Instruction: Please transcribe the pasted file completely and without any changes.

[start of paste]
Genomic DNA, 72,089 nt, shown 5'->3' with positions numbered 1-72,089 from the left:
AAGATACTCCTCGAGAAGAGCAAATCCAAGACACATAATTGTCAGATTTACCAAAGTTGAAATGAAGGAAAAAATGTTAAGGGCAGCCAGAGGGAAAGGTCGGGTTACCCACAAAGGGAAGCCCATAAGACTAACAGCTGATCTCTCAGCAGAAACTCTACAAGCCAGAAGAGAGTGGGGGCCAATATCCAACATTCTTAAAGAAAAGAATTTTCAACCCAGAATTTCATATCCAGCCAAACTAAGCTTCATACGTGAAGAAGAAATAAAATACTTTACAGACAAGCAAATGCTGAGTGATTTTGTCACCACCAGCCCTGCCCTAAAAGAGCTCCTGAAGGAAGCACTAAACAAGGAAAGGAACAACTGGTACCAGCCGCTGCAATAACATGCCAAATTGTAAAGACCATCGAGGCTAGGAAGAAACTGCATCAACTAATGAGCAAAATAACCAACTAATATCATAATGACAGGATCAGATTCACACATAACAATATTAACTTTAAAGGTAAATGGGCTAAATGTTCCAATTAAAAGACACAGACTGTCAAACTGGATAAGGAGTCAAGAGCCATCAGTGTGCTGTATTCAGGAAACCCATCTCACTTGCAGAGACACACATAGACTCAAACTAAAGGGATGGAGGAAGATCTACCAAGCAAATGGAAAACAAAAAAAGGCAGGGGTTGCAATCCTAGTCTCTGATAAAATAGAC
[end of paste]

Genomic DNA, 72,089 nt, shown 5'->3' with positions numbered 1-72,089 from the left:
AAGATACTCCTCGAGAAGAGCAAATCCAAGACACATAATTGTCAGATTTACCAAAGTTGAAATGAAGGAAAAAATGTTAAGGGCAGCCAGAGGGAAAGGTCGGGTTACCCACAAAGGGAAGCCCATAAGACTAACAGCTGATCTCTCAGCAGAAACTCTACAAGCCAGAAGAGAGTGGGGGCCAATATCCAACATTCTTAAAGAAAAGAATTTTCAACCCAGAATTTCATATCCAGCCAAACTAAGCTTCATACGTGAAGAAGAAATAAAATACTTTACAGACAAGCAAATGCTGAGTGATTTTGTCACCACCAGCCCTGCCCTAAAAGAGCTCCTGAAGGAAGCACTAAACAAGGAAAGGAACAACTGGTACCAGCCGCTGCAATAACATGCCAAATTGTAAAGACCATCGAGGCTAGGAAGAAACTGCATCAACTAATGAGCAAAATAACCAACTAATATCATAATGACAGGATCAGATTCACACATAACAATATTAACTTTAAAGGTAAATGGGCTAAATGTTCCAATTAAAAGACACAGACTGTCAAACTGGATAAGGAGTCAAGAGCCATCAGTGTGCTGTATTCAGGAAACCCATCTCACTTGCAGAGACACACATAGACTCAAACTAAAGGGATGGAGGAAGATCTACCAAGCAAATGGAAAACAAAAAAAGGCAGGGGTTGCAATCCTAGTCTCTGATAAAATAGAC